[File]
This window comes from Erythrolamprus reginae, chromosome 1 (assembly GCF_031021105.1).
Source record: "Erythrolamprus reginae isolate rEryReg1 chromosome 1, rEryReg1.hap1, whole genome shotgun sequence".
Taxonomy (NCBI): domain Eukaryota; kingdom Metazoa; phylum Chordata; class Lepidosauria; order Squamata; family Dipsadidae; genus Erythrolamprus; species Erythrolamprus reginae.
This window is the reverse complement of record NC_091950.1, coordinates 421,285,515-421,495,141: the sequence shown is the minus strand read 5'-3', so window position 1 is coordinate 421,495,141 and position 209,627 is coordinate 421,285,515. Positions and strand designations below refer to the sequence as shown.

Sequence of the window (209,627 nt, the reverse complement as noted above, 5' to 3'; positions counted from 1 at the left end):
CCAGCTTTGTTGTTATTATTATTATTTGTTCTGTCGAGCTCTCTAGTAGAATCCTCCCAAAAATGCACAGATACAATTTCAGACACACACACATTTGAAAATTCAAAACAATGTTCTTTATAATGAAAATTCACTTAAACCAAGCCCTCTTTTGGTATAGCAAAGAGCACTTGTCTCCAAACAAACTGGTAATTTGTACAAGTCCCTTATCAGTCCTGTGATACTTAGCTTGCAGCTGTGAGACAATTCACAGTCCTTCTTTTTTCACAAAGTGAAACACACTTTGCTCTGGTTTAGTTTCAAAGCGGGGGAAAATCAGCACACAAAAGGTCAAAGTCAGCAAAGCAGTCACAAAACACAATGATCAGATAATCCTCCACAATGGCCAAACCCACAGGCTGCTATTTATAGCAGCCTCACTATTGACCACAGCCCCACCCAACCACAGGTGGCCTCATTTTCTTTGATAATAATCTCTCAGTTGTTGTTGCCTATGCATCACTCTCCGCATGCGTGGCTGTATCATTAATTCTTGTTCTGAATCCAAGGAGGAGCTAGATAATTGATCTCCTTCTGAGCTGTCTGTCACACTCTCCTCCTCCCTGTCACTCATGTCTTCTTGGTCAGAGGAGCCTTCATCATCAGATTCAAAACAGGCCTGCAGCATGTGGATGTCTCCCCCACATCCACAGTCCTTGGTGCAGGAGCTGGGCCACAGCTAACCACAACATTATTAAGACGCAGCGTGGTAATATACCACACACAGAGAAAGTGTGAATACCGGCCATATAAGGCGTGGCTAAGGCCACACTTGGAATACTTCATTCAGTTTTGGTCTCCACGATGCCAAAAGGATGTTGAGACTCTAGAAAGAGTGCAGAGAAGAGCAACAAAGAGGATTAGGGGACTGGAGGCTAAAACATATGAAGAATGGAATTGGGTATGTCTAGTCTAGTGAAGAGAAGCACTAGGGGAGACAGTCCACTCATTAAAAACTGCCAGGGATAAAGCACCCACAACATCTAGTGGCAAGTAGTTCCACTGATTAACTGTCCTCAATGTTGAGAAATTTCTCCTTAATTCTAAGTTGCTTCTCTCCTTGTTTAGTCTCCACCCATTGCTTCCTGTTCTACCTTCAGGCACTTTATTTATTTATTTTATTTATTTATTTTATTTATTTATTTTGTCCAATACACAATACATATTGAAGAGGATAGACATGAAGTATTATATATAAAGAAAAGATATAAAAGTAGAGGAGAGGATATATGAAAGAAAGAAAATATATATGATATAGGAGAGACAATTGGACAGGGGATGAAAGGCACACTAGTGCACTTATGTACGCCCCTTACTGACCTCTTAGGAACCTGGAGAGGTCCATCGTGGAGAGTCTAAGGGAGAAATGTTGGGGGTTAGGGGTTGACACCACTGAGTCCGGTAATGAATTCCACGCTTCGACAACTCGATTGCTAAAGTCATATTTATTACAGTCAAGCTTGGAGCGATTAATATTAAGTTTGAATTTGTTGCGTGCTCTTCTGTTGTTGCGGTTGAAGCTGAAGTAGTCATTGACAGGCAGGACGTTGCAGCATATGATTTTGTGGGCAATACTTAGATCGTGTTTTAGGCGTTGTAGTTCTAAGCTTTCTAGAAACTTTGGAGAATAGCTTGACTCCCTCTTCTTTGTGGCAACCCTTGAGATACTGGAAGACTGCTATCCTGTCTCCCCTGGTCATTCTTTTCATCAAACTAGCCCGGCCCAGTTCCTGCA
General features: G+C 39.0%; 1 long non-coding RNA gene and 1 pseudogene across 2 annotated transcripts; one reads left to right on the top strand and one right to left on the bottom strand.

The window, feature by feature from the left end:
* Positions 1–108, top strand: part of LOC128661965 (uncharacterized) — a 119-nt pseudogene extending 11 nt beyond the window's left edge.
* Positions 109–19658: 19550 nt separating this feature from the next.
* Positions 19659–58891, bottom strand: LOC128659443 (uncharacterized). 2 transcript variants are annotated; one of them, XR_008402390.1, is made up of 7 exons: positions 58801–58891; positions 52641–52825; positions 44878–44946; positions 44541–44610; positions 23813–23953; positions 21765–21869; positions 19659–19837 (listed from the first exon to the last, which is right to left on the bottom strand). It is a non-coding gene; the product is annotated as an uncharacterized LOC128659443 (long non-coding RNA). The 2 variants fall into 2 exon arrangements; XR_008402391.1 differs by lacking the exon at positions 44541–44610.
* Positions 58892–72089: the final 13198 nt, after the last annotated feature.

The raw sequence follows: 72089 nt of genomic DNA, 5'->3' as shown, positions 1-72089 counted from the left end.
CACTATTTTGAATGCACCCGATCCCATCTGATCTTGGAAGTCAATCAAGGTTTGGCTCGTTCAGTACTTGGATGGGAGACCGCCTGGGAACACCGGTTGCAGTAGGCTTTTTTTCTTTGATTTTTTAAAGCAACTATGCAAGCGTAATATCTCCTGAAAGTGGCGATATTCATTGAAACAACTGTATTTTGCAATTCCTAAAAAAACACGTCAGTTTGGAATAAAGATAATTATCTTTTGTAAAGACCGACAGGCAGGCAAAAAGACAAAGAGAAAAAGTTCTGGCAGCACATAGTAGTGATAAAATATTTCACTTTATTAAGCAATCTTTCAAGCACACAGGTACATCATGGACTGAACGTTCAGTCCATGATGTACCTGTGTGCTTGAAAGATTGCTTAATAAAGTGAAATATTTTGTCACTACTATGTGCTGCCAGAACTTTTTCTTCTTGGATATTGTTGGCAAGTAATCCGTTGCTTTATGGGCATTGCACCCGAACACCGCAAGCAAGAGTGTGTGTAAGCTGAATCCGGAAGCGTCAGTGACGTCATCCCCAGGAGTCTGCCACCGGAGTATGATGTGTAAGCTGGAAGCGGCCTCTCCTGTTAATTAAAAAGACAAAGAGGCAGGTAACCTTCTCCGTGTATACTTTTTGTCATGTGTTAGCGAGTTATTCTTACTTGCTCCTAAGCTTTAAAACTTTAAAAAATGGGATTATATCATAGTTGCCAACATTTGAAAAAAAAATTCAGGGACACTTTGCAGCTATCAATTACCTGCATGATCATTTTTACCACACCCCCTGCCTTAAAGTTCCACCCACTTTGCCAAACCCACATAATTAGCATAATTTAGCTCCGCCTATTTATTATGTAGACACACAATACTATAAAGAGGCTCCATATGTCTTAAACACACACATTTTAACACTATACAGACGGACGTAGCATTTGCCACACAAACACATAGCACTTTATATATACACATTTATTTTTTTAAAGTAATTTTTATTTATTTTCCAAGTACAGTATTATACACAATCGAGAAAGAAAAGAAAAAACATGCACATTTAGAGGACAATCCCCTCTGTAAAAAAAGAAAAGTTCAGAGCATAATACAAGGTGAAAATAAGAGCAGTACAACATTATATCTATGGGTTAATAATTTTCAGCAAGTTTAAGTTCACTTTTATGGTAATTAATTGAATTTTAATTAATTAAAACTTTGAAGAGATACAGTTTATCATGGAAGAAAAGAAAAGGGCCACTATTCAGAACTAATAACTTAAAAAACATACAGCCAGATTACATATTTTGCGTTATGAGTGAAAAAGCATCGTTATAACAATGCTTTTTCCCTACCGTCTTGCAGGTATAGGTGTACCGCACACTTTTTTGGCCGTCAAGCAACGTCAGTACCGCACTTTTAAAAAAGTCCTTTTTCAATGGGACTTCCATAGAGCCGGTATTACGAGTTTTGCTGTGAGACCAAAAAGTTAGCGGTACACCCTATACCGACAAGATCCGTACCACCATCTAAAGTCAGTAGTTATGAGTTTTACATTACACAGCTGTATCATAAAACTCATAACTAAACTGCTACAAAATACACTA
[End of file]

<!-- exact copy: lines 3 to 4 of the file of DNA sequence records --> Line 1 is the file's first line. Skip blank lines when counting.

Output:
Taxonomy (NCBI): domain Eukaryota; kingdom Metazoa; phylum Chordata; class Lepidosauria; order Squamata; family Dipsadidae; genus Erythrolamprus; species Erythrolamprus reginae.
This window is the reverse complement of record NC_091950.1, coordinates 421,285,515-421,495,141: the sequence shown is the minus strand read 5'-3', so window position 1 is coordinate 421,495,141 and position 209,627 is coordinate 421,285,515. Positions and strand designations below refer to the sequence as shown.